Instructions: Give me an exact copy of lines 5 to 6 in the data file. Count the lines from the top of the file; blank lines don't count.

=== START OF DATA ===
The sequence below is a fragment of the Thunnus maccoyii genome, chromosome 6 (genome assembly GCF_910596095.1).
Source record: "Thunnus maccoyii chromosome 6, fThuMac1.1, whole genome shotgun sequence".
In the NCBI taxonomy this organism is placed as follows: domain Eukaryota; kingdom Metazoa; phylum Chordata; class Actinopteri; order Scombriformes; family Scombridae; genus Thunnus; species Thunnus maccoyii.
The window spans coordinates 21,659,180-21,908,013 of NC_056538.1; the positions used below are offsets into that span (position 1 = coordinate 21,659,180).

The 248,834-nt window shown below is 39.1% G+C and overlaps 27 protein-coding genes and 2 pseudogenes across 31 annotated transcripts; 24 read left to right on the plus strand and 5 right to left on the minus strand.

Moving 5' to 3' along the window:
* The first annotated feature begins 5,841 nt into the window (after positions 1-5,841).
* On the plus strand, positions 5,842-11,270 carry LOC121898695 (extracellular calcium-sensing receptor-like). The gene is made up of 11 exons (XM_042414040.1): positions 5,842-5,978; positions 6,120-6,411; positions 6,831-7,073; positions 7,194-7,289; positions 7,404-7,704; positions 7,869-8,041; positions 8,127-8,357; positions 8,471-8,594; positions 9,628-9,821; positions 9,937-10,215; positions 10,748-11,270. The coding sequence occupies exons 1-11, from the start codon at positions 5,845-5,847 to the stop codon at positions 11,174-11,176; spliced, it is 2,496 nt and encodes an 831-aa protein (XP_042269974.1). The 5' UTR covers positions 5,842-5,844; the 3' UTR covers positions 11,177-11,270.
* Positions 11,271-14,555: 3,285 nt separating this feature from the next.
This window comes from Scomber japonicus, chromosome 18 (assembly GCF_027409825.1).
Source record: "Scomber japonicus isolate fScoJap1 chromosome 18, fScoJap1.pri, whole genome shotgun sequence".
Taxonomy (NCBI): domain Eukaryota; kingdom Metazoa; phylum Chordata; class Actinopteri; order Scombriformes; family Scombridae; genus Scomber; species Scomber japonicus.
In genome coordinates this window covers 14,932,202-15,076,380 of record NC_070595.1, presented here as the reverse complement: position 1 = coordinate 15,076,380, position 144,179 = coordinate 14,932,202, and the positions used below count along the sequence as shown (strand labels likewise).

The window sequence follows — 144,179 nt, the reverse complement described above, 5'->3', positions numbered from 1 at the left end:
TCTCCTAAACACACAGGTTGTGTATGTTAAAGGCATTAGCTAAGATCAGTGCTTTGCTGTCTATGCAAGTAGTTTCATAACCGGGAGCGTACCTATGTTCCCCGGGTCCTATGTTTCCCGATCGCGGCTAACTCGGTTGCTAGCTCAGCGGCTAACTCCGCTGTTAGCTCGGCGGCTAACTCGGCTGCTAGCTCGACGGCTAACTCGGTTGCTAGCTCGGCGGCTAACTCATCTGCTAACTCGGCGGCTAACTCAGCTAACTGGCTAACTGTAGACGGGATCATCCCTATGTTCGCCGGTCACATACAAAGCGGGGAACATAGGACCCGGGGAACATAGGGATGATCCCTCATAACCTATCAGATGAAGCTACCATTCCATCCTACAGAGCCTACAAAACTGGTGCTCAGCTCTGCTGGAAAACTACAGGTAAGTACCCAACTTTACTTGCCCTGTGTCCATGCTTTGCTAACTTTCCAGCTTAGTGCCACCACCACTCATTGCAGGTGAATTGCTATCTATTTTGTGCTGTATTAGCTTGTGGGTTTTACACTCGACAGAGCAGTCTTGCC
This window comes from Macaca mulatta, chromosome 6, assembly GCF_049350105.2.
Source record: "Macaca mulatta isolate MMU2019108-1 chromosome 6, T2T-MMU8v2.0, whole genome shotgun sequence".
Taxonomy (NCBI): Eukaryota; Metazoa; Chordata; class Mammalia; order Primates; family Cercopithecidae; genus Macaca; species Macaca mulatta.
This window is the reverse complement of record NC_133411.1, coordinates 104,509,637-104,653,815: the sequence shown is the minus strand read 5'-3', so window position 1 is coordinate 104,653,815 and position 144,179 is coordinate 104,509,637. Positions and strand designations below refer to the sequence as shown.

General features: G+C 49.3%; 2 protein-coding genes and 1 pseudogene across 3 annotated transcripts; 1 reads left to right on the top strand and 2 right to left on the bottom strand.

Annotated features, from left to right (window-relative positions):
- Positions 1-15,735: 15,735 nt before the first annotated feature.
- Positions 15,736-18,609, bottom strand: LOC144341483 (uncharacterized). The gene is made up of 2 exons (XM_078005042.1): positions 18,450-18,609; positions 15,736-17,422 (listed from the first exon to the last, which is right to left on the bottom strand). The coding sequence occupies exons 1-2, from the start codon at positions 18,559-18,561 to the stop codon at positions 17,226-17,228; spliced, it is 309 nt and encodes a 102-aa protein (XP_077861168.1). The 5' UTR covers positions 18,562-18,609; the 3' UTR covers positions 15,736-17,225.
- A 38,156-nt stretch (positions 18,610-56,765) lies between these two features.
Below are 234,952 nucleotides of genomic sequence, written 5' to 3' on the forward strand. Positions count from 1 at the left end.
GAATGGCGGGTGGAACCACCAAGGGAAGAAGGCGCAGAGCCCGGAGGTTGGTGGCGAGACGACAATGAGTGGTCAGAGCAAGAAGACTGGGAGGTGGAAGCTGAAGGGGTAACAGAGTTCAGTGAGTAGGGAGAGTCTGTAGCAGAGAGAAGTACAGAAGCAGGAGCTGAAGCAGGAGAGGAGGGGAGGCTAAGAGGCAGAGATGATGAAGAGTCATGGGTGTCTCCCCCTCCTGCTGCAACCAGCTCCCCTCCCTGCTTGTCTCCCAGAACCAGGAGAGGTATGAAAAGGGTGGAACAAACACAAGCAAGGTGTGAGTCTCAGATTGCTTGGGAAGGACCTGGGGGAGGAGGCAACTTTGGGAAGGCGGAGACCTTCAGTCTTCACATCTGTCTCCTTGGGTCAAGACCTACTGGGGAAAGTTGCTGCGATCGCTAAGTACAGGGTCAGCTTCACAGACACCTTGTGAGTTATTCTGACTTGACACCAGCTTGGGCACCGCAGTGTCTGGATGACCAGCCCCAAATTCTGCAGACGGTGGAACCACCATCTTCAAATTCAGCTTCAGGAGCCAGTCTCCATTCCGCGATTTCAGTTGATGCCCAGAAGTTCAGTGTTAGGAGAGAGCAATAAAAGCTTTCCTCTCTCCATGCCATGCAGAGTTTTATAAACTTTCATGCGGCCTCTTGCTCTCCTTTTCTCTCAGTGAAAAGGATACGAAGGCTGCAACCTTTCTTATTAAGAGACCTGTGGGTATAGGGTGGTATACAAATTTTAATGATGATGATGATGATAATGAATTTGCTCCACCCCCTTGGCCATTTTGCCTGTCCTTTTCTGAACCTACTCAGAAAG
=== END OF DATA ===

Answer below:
The 248,834-nt window shown below is 39.1% G+C and overlaps 27 protein-coding genes and 2 pseudogenes across 31 annotated transcripts; 24 read left to right on the plus strand and 5 right to left on the minus strand.

Moving 5' to 3' along the window: